Monday, December 13, 2010

Picture of the Weekend

Bjørgen, having closed her 30 second gap to Kowalczyk, sits in on the descent to the finish line at Davos. "Hey, Justyna. I'm glad I caught up to you. Have you seen my inhaler? I thought I had it, but maybe you have it. Pass it back, wouldja?"

I almost wished that Marit had come around Justyna on the straightaway, just as a "fuck you." She didn't, but then again she didn't need to. The yellow bib speaks for itself.




8 comments:

Anonymous said...

Take it easy, Tassava. If you think Bjoergen isn't cheating, you are mistaken. Somebody using a substance that is banned by WADA is cheating, simple as that. Insulting an Olympic and World champion does nothing, so using the phrase 'fuck you' does nothing in this case. Did you see the gaps in the women's 10 km? Did you see how easy she took her skis off and walked away? Most people would be tired after such an effort.
Armchair quarterbacking at its finest. Congratulations.

Mountainmums said...

Now I respectfully disagree with Anonymous. Bjoergen has a documented need for the asthma medecine she takes.
Concerning the Pole, I really think she's the one who should lay low as she's the one that has a history of doping. And she's the one who apparently trains 6 hours per day, races all winter long with no downturns in her shape and whose technique ... could stand some improvement.
Finally, she's the one doing all the smack talk so ... you get what you look for.

Anonymous said...

@Mountainmums, What is Kowalzcyk's history of doping? Bjoergen can use salbutamol for asthma, which incidentally her coach Egil Kristiansen said was the main reason why she did so well last year, while Kowazcyk can't use dexamethasone for her injured knee? Ok, sure. Makes perfect sense, and CAS actually overturned Kowalczyk's suspension, so you have no backing there. You are making an argumant often found in cycling.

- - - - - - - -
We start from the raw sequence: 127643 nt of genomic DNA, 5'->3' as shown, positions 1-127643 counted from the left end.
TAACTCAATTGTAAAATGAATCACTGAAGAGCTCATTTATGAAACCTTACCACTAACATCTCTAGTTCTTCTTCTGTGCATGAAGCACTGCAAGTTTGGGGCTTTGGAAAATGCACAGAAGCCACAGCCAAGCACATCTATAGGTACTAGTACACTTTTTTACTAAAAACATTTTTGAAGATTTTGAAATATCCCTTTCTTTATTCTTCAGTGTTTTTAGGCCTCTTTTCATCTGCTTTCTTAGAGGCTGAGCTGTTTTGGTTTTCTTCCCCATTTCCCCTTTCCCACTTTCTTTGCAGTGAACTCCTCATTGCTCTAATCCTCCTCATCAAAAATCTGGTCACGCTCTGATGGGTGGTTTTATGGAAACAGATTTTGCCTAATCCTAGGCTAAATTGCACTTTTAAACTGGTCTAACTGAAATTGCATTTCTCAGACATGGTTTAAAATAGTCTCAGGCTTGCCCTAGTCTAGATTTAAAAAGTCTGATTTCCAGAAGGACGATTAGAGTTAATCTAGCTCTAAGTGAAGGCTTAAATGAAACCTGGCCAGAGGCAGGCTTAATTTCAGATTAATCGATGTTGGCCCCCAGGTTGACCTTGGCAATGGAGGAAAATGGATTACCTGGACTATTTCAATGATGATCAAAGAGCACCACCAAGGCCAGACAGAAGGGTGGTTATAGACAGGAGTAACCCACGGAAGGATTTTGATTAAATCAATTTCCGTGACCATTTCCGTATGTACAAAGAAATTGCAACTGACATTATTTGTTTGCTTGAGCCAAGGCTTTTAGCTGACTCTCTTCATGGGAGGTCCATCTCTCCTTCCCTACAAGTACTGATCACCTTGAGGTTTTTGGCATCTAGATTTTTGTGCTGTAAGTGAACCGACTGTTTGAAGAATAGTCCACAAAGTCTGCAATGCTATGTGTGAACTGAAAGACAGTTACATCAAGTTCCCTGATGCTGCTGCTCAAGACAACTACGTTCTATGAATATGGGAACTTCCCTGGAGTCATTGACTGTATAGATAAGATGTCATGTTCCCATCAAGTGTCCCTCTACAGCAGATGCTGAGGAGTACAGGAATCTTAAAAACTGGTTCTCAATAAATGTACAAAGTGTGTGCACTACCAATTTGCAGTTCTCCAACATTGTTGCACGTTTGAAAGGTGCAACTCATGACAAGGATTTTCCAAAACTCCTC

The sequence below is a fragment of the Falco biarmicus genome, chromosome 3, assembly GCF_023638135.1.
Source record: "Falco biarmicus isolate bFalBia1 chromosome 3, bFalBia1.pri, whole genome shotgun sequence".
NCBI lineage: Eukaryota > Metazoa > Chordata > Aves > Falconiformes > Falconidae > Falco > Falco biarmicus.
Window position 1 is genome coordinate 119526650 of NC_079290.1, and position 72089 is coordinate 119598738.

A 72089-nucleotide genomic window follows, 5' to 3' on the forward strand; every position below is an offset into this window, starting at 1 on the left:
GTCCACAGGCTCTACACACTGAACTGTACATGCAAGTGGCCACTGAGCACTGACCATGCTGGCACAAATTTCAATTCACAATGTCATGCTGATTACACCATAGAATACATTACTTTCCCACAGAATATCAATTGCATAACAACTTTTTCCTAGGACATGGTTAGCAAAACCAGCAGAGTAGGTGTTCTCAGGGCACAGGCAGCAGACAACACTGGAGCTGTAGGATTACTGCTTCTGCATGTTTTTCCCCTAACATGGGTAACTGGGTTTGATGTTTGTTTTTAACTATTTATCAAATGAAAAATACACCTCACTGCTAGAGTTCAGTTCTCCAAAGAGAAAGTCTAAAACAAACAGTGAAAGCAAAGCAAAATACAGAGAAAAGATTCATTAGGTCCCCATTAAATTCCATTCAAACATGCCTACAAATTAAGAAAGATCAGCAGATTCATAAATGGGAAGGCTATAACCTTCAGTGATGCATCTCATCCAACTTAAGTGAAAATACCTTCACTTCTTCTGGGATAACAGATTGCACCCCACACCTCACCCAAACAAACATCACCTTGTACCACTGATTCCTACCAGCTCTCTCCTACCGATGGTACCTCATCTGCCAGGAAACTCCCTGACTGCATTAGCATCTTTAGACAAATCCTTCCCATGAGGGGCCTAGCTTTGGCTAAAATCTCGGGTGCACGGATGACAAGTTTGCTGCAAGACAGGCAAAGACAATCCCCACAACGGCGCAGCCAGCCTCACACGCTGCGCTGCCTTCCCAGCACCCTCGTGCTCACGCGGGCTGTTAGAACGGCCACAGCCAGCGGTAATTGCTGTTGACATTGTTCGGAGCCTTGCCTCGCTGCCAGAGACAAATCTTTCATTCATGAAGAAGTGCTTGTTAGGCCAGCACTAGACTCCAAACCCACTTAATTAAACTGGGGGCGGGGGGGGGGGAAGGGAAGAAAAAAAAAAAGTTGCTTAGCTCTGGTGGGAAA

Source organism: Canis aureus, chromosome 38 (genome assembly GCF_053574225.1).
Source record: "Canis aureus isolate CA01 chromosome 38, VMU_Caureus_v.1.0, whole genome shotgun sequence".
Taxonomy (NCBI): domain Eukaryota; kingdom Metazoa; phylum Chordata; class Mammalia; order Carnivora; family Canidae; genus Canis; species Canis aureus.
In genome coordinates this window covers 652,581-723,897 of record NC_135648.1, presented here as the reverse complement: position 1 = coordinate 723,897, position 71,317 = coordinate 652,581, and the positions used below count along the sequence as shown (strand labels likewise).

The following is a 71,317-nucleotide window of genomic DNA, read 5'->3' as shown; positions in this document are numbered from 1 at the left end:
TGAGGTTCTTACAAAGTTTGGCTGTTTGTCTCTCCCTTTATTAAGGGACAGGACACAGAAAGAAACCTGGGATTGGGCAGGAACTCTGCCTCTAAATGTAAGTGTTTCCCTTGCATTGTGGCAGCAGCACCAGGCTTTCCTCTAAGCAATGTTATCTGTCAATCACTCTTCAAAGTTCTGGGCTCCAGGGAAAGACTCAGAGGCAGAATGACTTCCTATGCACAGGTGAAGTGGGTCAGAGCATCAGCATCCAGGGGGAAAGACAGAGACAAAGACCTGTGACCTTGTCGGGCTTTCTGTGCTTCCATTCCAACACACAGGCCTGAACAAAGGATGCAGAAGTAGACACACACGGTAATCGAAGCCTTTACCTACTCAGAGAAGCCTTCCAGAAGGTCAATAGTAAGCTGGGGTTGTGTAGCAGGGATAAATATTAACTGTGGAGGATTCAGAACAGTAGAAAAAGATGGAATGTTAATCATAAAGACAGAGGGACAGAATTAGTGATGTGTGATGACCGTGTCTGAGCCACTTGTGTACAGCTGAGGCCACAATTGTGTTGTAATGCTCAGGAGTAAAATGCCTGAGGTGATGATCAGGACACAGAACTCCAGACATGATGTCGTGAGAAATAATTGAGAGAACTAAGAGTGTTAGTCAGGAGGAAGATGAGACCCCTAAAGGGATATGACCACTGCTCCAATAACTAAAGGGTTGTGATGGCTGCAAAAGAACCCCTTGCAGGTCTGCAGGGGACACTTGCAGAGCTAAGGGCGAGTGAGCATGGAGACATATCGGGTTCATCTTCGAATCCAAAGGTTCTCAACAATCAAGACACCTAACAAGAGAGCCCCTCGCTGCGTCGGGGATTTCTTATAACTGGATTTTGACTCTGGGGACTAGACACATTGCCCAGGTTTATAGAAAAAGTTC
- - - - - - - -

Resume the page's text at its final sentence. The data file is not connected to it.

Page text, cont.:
Kieran said...

Ahh, classic dope-no dope argument. I tend to fall more on the Bjoergen side of this argument, mainly for the reasons Mountainmums has already listed, as well as the fact that Bjoergen can easily be displaying a 'double'peak'. She can dominate the first World Cup period, go home and train and rest during the Tour and after Christmas, and then be back again for World Champs.
Also, I believe Tassava was dropping the F-bomb simply as a literary device to make a point as a result of their rivalry, rather than a targeted insult.
Finally, regardless of whether Kowalczyk is doping or not, the fact remains that she did have to get a doping ban overturned. In our society, right or wrong, there is a stigma associated with someone who has previously been labeled as breaking the rules.
Keep up the good work NCP, as an armchair quarterback you're not half-bad.

Nat Herz said...

Can you guys please bring this debate over to FasterSkier? We've been lacking in the fire-and-brimstone department lately...

Christopher Tassava said...

I'm surprised and gratified to see this many comments on this throwaway post! One screen cap and sixty seconds of typing is all the nordic-skiing community needs, I guess.

I may have gone a bit too far with the "fuck you" bit, but then again I don't think Marit shoulda said it, only that she should have gone around as a kind of Northug-esque showboating. She's not that kinda person, though.

My larger point was that seeing Bjørgen doing so well this year so far must be seen in light of JK's trash talking last year before the Olympics and this summer. I don't know, of course, if Bjørgen is doping with anything beyond asthma medication (not that this is doping), but I'd guess against it: she's got too much at stake to dope. On the other hand, JK might be clean, but emerges from a sports culture where doping is conceivable - witness the Szczepaniak brothers' doping at cyclocross worlds earlier this year, the ongoing troubles in Russian skiing, or the ubiquity of Eastern Bloc doping during the Cold War.

Anonymous said...